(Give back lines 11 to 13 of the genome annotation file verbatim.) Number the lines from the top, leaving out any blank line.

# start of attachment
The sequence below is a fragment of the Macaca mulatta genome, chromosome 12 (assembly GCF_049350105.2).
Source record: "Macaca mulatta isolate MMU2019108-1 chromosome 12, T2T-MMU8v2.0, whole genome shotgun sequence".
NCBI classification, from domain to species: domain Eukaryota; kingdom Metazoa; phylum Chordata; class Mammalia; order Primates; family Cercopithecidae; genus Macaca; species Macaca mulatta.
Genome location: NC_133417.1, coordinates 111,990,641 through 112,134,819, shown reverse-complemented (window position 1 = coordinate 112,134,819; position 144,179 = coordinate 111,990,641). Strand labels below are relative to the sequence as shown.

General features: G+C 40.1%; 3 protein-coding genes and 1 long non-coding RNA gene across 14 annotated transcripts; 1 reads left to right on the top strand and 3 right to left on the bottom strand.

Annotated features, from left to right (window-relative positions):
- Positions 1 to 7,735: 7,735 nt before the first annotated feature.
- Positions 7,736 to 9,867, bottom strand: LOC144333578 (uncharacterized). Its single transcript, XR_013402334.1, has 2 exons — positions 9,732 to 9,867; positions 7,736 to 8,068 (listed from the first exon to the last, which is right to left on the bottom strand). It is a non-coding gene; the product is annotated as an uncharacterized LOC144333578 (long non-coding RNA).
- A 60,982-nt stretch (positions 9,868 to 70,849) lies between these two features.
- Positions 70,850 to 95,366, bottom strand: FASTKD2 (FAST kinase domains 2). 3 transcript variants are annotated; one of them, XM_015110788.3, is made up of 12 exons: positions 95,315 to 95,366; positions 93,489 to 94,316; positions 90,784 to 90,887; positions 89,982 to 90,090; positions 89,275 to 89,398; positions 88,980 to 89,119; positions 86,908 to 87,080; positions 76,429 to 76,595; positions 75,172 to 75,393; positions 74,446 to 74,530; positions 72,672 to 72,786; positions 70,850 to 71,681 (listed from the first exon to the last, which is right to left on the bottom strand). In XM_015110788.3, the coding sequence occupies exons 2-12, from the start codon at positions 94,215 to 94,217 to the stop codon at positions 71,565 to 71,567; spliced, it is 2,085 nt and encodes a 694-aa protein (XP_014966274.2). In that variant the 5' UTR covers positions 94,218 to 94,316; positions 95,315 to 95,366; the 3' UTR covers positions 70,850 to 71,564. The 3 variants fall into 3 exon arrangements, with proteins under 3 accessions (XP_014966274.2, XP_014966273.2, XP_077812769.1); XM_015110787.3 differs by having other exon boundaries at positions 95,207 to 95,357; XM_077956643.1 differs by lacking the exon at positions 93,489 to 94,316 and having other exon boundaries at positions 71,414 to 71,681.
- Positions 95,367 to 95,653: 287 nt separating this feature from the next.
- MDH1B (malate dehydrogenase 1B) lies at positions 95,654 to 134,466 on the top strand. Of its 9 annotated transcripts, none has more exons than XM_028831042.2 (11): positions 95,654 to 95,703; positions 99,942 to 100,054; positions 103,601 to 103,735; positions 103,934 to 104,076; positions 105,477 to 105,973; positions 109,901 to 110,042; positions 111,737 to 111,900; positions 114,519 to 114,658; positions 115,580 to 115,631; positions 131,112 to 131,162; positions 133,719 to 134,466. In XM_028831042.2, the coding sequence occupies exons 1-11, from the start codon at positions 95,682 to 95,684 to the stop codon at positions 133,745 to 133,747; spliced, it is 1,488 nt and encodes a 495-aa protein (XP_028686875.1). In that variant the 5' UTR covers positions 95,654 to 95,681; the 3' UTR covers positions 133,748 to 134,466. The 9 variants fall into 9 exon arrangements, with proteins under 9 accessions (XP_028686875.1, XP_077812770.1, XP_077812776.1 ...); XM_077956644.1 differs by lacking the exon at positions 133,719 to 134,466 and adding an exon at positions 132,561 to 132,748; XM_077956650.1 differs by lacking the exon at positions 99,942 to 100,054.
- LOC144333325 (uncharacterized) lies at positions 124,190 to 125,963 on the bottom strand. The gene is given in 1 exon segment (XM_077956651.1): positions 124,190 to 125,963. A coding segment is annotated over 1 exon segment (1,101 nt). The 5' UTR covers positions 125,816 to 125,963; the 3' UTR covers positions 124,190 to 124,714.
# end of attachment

- Positions 95,367 to 95,653: 287 nt separating this feature from the next.
- MDH1B (malate dehydrogenase 1B) lies at positions 95,654 to 134,466 on the top strand. Of its 9 annotated transcripts, none has more exons than XM_028831042.2 (11): positions 95,654 to 95,703; positions 99,942 to 100,054; positions 103,601 to 103,735; positions 103,934 to 104,076; positions 105,477 to 105,973; positions 109,901 to 110,042; positions 111,737 to 111,900; positions 114,519 to 114,658; positions 115,580 to 115,631; positions 131,112 to 131,162; positions 133,719 to 134,466. In XM_028831042.2, the coding sequence occupies exons 1-11, from the start codon at positions 95,682 to 95,684 to the stop codon at positions 133,745 to 133,747; spliced, it is 1,488 nt and encodes a 495-aa protein (XP_028686875.1). In that variant the 5' UTR covers positions 95,654 to 95,681; the 3' UTR covers positions 133,748 to 134,466. The 9 variants fall into 9 exon arrangements, with proteins under 9 accessions (XP_028686875.1, XP_077812770.1, XP_077812776.1 ...); XM_077956644.1 differs by lacking the exon at positions 133,719 to 134,466 and adding an exon at positions 132,561 to 132,748; XM_077956650.1 differs by lacking the exon at positions 99,942 to 100,054.
- LOC144333325 (uncharacterized) lies at positions 124,190 to 125,963 on the bottom strand. The gene is given in 1 exon segment (XM_077956651.1): positions 124,190 to 125,963. A coding segment is annotated over 1 exon segment (1,101 nt). The 5' UTR covers positions 125,816 to 125,963; the 3' UTR covers positions 124,190 to 124,714.